Soth has pretty much been the perfect boy since his surgery. He's eating well. He's using his box consistently. He's snuggly and playful. He's definitely on the Nice list this year.
And even if he wasn't, Santa Paws delivered his present a few weeks early because there was no way we were toting it to his grandparents' house and back.
The girls, on the other hand, are walking a fine line between the Nice and Naughty list--one of them is working extra hard to solidify her position at the top of the Naughty list.
Rye has been wound up and on the go non-stop for weeks.
|She's spending extra time working out to make sure she can be super fast with her zoomies.|
She's also spent a lot of time howling out the windows. During daylight hours, it's usually because there's a squirrel in the yard or in the trees. At night, though, I have no idea what's possessing her. She'll be snuggled up beside me while I read and the second I turn out the lights, she's off to the races going from window to window letting that beagle bugle sound.
Barley has been up to her fair share of naughtiness lately, too. She has been diving into dinner before I tell her she can eat. She's eaten cat food any chance she's gotten and she's climbed to get to a bag of treats on top of my dresser.
Rumor has it that Santa Paws has picked out some fun new toys for these pups and I'd hate to have to tell Santa that he has to turn the sleigh back around. So, we've been focusing on training that will get them back on the Nice list.
Dedicated Training Time. A year ago, we were training hardcore. I was determined to get my girls to be able to co-exist. We were doing 2+ training sessions with both dogs, plus individual training sessions on self-control and obedience every single day. We've been slacking on setting aside time specifically for training with the exception of our agility class each week. We have our daily rituals like sitting to get the leash on and off, self-control at the front door before walks and at dinner, and reaction to distraction on walks. But we haven't spent much time doing extra training. The last couple weeks, I've been trying to do better at that. Training time doesn't have to be long--and probably shouldn't be since you don't want to break your dog's brain--but having 10 or 15 minutes a day just to train helps wear your dog out mentally and a tired dog is a good dog. And a good dog is on Santa's nice list.
I've started working with Rye on noseworks. She knew the basics from watching Barley. She knew that find it means that you start using your sniffer to find something--often treats--and that if boxes are out and your hear find it, you should be sniffing those boxes. But she didn't know what she was sniffing for. So, we started training with Birch and she's doing a great job. Usually, we use about half a stick of string cheese and then I swap her out for Barley and give Barley a chance to do a little training.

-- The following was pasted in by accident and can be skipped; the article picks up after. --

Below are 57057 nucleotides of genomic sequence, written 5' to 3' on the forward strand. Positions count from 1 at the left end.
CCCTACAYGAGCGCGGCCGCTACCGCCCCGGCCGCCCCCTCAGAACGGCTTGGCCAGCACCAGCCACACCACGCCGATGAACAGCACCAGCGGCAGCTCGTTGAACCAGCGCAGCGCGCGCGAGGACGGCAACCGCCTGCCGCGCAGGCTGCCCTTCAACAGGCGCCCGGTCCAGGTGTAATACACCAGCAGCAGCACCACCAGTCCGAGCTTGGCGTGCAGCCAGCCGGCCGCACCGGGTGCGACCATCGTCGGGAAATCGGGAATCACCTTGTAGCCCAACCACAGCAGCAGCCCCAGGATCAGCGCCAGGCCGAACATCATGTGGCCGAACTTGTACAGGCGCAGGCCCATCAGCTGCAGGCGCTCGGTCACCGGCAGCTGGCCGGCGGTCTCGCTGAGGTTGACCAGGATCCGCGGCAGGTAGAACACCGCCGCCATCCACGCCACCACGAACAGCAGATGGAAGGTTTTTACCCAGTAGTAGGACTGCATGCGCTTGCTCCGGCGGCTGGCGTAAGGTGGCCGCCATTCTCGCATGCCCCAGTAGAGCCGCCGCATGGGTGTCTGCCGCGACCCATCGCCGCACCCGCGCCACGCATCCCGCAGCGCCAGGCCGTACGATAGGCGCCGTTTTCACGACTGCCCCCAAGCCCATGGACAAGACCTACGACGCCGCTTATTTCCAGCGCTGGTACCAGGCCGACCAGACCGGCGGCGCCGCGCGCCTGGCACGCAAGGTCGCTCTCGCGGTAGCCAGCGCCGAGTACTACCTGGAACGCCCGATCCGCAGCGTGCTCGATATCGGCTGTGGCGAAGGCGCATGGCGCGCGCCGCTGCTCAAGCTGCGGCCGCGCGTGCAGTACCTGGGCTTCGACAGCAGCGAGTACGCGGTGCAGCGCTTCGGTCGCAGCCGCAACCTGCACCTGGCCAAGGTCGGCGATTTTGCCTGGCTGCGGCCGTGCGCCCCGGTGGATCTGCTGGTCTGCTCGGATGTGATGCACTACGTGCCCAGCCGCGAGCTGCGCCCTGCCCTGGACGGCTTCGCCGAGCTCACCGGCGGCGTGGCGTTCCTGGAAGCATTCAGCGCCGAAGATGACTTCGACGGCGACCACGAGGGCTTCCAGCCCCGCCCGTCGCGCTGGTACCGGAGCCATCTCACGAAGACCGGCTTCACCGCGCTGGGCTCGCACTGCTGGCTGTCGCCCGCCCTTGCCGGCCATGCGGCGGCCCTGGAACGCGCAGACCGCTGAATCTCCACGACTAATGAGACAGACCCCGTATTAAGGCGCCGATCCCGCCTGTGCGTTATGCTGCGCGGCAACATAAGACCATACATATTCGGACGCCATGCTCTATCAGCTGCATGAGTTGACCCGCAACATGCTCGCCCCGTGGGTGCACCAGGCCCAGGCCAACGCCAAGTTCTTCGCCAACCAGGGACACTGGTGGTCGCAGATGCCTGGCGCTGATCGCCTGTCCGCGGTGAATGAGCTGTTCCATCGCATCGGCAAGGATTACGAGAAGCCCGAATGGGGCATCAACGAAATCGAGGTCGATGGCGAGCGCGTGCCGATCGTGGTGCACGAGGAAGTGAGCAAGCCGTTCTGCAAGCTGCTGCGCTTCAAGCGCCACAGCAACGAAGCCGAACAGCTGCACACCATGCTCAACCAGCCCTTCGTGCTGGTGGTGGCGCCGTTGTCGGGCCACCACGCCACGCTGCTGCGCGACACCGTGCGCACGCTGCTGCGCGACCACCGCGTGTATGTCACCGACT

We also need to get our mats back out--when Soth was really having health problems, he peed on all of our mats, so we haven't had them out and haven't done any of our beloved mat work in ages. We have been doing self-control work, though, and making pictures and spelling words with the treats while the dogs wait patiently.
Adventure Time. We've also been trying to make the most of our few hours of daylight and going on adventures. We've spent time at the lake after work and we spent one of our weekend days at the arboretum. Both dogs have been more reactive than usual on walks--for a variety of reasons--and going on adventures for our walks gives us a break from the neighborhood distractions, gives the girls new smells to sniff, and gets them physically worn out as we wind our way along the trails. They are much more content to curl up while I grade after an adventure than they are after a walk in our neighborhood.
Management. Sometimes, naughty behavior can just be avoided with a little management. If I take the trash out more frequently, Barley doesn't get into it. If I have Rye in a down while I prepare meals and snacks for myself, she's less likely to jump up and steal my food. If Rye is howling out the spare bedroom window, I can shut the bedroom door so she can't watch out the window.
Of course, there are still moments when management fails--as Barley made very clear last year.
I have faith, though, that with a couple more weeks of training, adventuring, and managing, both of my girls are going to find themselves solidly on the nice list. After all, they are the very best snugglers and have been excellent company as I've been grading papers during the last two weeks of the semester.
So don't write them off yet, Santa Paws! They're trying really hard to be good dogs.
This month, our theme for the Positive Pet Training Blog Hop is Naughty & Nice: Your Dog's Good Points and Bad Points and How You're Working to Improve Them. We welcome any positive training posts, though, and the hop is open all week, so please join us with your positive training posts and be sure to check out all of the great blogs linking up with us and our co-hosts Wag 'n Woof Pets and Tenacious Little Terrier.